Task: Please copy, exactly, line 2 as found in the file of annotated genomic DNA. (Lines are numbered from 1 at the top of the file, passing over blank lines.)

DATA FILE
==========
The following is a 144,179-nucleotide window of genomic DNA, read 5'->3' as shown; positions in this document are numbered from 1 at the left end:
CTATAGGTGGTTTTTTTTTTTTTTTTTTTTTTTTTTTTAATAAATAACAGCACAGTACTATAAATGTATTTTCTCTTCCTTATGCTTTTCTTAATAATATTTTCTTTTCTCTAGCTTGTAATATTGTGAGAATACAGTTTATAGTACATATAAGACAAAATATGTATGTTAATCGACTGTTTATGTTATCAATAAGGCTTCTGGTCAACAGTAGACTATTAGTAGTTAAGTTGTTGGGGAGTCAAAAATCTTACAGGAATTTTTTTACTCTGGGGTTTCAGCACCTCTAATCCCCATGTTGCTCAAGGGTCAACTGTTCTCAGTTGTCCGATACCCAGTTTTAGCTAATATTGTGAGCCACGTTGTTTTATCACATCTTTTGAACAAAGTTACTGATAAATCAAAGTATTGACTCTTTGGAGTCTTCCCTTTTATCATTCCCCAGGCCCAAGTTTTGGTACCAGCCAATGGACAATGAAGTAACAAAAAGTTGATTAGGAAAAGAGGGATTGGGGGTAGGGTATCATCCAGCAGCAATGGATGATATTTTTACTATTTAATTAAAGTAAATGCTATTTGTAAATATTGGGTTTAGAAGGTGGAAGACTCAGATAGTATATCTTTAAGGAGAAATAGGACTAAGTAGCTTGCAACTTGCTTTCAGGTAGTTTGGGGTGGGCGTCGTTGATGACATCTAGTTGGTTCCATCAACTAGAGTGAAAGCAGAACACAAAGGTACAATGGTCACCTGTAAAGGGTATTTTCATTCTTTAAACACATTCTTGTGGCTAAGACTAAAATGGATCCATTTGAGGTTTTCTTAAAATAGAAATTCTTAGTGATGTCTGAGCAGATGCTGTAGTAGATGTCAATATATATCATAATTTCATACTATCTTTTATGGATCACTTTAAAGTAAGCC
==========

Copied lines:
CTATAGGTGGTTTTTTTTTTTTTTTTTTTTTTTTTTTTAATAAATAACAGCACAGTACTATAAATGTATTTTCTCTTCCTTATGCTTTTCTTAATAATATTTTCTTTTCTCTAGCTTGTAATATTGTGAGAATACAGTTTATAGTACATATAAGACAAAATATGTATGTTAATCGACTGTTTATGTTATCAATAAGGCTTCTGGTCAACAGTAGACTATTAGTAGTTAAGTTGTTGGGGAGTCAAAAATCTTACAGGAATTTTTTTACTCTGGGGTTTCAGCACCTCTAATCCCCATGTTGCTCAAGGGTCAACTGTTCTCAGTTGTCCGATACCCAGTTTTAGCTAATATTGTGAGCCACGTTGTTTTATCACATCTTTTGAACAAAGTTACTGATAAATCAAAGTATTGACTCTTTGGAGTCTTCCCTTTTATCATTCCCCAGGCCCAAGTTTTGGTACCAGCCAATGGACAATGAAGTAACAAAAAGTTGATTAGGAAAAGAGGGATTGGGGGTAGGGTATCATCCAGCAGCAATGGATGATATTTTTACTATTTAATTAAAGTAAATGCTATTTGTAAATATTGGGTTTAGAAGGTGGAAGACTCAGATAGTATATCTTTAAGGAGAAATAGGACTAAGTAGCTTGCAACTTGCTTTCAGGTAGTTTGGGGTGGGCGTCGTTGATGACATCTAGTTGGTTCCATCAACTAGAGTGAAAGCAGAACACAAAGGTACAATGGTCACCTGTAAAGGGTATTTTCATTCTTTAAACACATTCTTGTGGCTAAGACTAAAATGGATCCATTTGAGGTTTTCTTAAAATAGAAATTCTTAGTGATGTCTGAGCAGATGCTGTAGTAGATGTCAATATATATCATAATTTCATACTATCTTTTATGGATCACTTTAAAGTAAGCC